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### A Study on Performance Analysis of Different Prediction Techniques in Prediction of Time Series Data

1. International Journal of Research in Engineering and Science (IJRES) ISSN (Online): 2320-9364, ISSN (Print): 2320-9356 www.ijres.org Volume 2 Issue 6 ǁ June. 2014 ǁ PP.26-30 www.ijres.org 26 | Page A Study on Performance Analysis of Different Prediction Techniques in Prediction of Time Series Data Prof. Satyendra Nath Mandal 1 , Chaitali Malik 2 1 Department of IT, KGEC, NADIA, INDIA 2 Purobi Das School of Information Technology, IIEST, SHIBPUR, INDIA ABSTRACT: Time series data is a series of statistical data that is related to a specific instant or a specific time period. Here, the measurements are recorded on a regular basis such as monthly, quarterly and yearly. Most of the researchers have used one of the prediction techniques in prediction of time series data. But, they have not tested all prediction techniques on same data set. They have not even compared the performance of different prediction techniques on the same data set. In this research work, some well known prediction techniques have been applied in the same time series data set. The average error and residual analysis have been done for each and every applied technique. One technique has been selected based on the minimum average error and residual analysis among the all applied techniques. The residual analysis comprises of absolute residual, maximum residual, median of absolute residual, mean of absolute residual and standard deviation. To finalize the algorithm, same procedure has been applied on different time series data sets. Finally, one technique has been selected which has been given minimum error and minimum value of residual analysis in most cases. Keywords: Time Series Data, Linear Trend Equation, Logarithmic Trend Equation, Simple Moving Average, Exponential Moving Average, Single Exponential Smoothing, Double Exponential Smoothing, ANN, Residual Analysis. I. INTRODUCTION A time series is a sequence of data points, measured typically at successive times spaced at uniform time intervals. Examples of time series are the daily closing value of the Dow Jones index or the annual flow volume of the Nile River at Aswan, weather data, climate data, Cepheid variables stars, Ecological fluctuations. Time series are very frequently plotted via line charts. Time series data have a natural temporal ordering. This makes time series analysis distinct from other common data analysis problems, in which there is no natural ordering of the observations (e.g. explaining people's wages by reference to their education level, where the individuals' data could be entered in any order). Time series analysis is also distinct from spatial data analysis where the observations typically relate to geographical locations (e.g. accounting for house prices by the location as well as the intrinsic characteristics of the houses). Time Series Data Prediction is applied on Prediction, Noise Reduction, Scientific Insight, and Control. There are several prior works done where an effort has been made to predict the Time Series Data but the performance of different methods applied on same database has not been measured. Here in this paper an effort has been made to analyze the performance of different prediction technique. II. PROPOSED WORK Our proposed work consists of performance analysis of different statistical methods for time series prediction, they are linear trend, logarithmic trend, simple moving average, exponential moving average, different smoothing algorithms, and they are single exponential smoothing, double exponential smoothing and ANN. The performance analysis is based on the result of residual analysis. A. Statistical Methods In these process different statistical methods for time series prediction has been used. They are A.1 Linear Trend Equation The long-term trend of many business series, such as sales, exports, and production, often approximates a straight line. If so, the equation to describe this growth is Y’= a+bt Where Y’ read Y prime, is the projected value of the Y variable for a selected value of t.a is the Y-intercept. It is the estimated value of Y when t0. b is the slope of the line, or the average change in Y' for each change of one unit in t. it is any value of time that is selected.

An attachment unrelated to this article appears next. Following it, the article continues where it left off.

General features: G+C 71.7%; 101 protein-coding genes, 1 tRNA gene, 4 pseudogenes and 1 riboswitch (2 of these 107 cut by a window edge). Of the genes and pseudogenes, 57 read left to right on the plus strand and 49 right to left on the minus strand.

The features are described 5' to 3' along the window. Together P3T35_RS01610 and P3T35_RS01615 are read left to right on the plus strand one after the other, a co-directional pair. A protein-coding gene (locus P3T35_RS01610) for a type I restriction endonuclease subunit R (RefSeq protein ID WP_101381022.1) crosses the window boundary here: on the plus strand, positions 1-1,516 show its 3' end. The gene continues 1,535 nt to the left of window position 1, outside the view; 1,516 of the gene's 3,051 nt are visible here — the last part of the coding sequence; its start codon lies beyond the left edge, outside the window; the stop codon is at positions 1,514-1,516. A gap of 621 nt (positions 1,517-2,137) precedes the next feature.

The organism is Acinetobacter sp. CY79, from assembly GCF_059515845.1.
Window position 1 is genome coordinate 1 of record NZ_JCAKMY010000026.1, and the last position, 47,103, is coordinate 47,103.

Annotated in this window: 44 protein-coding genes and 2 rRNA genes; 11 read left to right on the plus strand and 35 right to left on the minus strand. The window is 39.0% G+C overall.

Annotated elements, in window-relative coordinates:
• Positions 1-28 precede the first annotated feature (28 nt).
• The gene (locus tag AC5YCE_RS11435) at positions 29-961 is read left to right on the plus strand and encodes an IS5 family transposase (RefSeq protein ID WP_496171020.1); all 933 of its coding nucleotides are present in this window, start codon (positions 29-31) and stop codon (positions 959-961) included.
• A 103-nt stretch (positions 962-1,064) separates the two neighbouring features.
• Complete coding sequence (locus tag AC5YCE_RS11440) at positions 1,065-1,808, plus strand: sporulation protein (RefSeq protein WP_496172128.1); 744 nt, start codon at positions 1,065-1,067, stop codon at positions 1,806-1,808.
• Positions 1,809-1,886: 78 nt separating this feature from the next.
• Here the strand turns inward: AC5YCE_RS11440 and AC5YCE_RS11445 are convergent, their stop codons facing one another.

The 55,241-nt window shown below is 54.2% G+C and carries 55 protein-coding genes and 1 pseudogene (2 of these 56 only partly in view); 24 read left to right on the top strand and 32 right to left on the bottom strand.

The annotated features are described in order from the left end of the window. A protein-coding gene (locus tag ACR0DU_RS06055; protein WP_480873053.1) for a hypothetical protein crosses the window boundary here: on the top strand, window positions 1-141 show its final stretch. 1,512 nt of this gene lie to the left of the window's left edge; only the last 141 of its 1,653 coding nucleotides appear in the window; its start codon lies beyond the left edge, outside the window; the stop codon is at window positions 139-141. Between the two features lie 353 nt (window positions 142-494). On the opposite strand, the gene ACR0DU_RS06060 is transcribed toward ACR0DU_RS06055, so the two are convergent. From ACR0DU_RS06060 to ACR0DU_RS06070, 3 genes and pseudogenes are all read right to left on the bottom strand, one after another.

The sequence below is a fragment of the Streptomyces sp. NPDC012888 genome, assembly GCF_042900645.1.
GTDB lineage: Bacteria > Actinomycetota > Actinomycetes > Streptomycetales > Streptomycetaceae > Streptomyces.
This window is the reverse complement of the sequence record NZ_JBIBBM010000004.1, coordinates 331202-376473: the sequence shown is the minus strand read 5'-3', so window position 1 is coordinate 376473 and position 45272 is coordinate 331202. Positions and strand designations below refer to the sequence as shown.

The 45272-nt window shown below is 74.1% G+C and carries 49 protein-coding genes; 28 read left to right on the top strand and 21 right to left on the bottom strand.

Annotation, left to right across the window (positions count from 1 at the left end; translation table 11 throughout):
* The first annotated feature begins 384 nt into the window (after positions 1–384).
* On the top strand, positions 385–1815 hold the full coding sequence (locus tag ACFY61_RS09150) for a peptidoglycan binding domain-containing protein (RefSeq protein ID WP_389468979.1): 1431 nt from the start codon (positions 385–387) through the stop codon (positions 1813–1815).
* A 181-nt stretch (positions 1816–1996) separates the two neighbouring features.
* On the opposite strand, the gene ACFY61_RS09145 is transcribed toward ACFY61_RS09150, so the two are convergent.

2. A Study On Performance Analysis Of Different Prediction Techniques In Prediction Of Time Series www.ijres.org 27 | Page A.2 Logarithmic Trend Equation: The trend equation for a time series that does approximate a curvilinear trend may be computed by using the logarithms of the data and the least squares method. log Y' =log a+log b (t) Where Y’ read Y prime, is the projected value of the Y variable for a selected value of t. a is the Y-intercept. It is the estimated value of Y when t0. b is the slope of the line, or the average change in Y' for each change of one unit in t. A.3 Simple Moving Average In financial applications a simple moving average (SMA) is the unweighted mean of the previous n data. However, in science and engineering the mean is normally taken from an equal number of data on either side of a central value. This ensures that variations in the mean are aligned with the variations in the data rather than being shifted in time. An example of a simple equally weighted running mean for a n-day sample of closing price is the mean of the previous n days' closing prices. those prices are pM, pM-1,……,pM-(n-1) then the formula is SMA= pM + pM-1 + ......+ pM-(n-1) A.4 Exponential Moving Average An exponential moving average (EMA), also known as an exponentially weighted moving average (EWMA), is a type of infinite impulse response filter that applies weighting factors which decrease exponentially. The weighting for each older datum decreases exponentially, and never reaching zero. Here we have used 5 year moving average model. The EMA for a series Y may be calculated recursively: S1=Y1 for t>1, St= α . Yt-1+(1- α) . St-1 B. Single Exponential Smoothing It tracks the forecast performance and automatically adjust to allow for shifting patterns. The formula takes the form: Ft+1= Dt+ (1- )Ft Where Dt is the original value Ft is the forecasted value α is the weighting factor,which ranges from 0 to 1. t is the current time period. C.Double Exponential Smoothing When there is a particular trend in a time series data Single Exponential smoothing is not effective . Here Double Exponential Smoothing is used. It is similar to Single Exponential Smoothing but there is a component to pick the trend. Ft = a* At-1 + (1- a) * (Ft-1 + Tt-1) Tt = b* (At-1-Ft-1) + (1- b) * Tt-1 AFt = Ft + Tt Where, a is the Y-intercept. b is the slope of the line Ft = Unadjusted forecast (before trend) Tt = Estimated trend AFt = Trend-adjusted forecast D. .Artificial Neural Network Artificial neural networks are computational model inspired by human brain. It is mainly used in massively parallel, distributed system, made up of simple processing units (neurons).Synaptic connection of a ANN are strengths among neurons used to store the acquired knowledge. Knowledge of an ANN is acquired by the network from its environment through a learning process. basic model of artificial neural network is shown in fig 1. n